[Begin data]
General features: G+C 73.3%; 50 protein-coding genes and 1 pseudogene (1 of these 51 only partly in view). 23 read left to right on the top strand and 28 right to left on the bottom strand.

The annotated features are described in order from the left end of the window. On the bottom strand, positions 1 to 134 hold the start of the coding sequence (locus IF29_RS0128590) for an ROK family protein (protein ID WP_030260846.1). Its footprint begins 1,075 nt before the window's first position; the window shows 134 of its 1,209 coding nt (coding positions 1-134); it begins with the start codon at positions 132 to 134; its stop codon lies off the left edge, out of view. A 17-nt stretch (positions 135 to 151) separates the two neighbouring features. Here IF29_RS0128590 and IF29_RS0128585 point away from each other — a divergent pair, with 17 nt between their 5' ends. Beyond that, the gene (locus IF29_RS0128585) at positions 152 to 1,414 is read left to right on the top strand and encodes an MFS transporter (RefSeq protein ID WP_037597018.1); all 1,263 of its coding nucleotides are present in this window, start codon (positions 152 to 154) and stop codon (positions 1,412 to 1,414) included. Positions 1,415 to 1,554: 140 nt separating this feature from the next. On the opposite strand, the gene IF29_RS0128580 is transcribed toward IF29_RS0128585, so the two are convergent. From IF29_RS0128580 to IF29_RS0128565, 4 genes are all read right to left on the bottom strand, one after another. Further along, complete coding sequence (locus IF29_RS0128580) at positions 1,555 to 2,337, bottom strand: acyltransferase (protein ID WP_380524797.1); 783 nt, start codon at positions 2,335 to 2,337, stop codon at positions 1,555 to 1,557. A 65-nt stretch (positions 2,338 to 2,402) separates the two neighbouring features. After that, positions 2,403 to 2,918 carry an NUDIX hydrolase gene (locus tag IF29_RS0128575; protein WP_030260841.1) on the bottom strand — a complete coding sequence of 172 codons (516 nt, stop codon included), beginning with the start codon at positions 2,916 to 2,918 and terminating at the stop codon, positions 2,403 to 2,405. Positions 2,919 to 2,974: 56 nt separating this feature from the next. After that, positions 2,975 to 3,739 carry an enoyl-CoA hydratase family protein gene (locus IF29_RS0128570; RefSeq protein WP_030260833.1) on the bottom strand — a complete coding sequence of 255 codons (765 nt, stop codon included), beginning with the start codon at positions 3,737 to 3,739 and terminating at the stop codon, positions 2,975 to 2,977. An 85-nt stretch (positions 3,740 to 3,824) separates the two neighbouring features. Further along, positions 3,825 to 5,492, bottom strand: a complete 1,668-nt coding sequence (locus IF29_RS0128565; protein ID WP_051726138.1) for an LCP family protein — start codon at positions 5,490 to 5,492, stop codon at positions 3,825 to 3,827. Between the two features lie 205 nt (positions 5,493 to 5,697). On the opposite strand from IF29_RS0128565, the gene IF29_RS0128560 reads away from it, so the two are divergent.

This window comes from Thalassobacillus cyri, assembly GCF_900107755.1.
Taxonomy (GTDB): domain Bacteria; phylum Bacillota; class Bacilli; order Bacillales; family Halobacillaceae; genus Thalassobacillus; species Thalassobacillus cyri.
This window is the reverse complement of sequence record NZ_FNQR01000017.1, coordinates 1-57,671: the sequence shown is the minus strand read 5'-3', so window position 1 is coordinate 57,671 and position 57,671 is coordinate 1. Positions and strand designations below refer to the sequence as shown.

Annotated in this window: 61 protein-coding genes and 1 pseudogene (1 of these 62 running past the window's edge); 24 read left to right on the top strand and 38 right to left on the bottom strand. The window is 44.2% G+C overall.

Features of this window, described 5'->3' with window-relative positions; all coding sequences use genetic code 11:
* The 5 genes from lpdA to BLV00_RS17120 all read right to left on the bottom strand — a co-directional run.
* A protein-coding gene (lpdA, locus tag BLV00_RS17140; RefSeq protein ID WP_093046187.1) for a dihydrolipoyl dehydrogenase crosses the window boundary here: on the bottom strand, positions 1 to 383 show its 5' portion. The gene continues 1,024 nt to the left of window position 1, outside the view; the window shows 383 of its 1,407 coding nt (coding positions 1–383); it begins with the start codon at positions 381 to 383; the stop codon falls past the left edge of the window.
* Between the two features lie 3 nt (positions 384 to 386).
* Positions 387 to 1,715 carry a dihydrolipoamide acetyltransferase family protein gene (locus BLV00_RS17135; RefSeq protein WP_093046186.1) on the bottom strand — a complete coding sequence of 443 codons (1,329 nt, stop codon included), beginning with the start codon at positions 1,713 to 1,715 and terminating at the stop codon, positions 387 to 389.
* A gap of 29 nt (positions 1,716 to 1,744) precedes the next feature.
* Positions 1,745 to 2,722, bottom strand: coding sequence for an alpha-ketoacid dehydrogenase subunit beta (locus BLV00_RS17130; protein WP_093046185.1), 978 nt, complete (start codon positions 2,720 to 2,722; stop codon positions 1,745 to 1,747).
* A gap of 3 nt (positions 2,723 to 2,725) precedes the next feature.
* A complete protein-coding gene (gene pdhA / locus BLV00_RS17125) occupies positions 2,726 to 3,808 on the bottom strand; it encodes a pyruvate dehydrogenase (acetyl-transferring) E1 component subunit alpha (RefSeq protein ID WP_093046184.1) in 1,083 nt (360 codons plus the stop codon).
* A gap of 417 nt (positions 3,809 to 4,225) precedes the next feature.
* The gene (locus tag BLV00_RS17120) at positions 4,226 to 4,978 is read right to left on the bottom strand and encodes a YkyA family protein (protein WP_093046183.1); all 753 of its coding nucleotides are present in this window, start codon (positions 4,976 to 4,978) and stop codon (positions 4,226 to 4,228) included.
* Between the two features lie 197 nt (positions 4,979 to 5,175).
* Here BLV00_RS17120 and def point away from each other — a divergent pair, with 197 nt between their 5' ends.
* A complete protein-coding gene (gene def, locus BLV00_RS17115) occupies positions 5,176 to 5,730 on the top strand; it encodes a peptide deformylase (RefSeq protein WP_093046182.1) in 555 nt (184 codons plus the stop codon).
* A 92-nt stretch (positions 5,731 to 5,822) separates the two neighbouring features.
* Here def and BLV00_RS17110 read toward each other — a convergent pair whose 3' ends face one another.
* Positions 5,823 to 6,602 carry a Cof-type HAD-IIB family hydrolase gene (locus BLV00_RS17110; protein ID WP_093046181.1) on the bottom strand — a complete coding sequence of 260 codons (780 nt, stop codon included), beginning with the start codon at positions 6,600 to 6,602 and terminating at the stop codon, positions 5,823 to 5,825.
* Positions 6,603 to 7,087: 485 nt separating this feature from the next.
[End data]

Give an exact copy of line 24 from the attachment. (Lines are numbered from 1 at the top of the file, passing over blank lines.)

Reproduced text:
* Positions 6,603 to 7,087: 485 nt separating this feature from the next.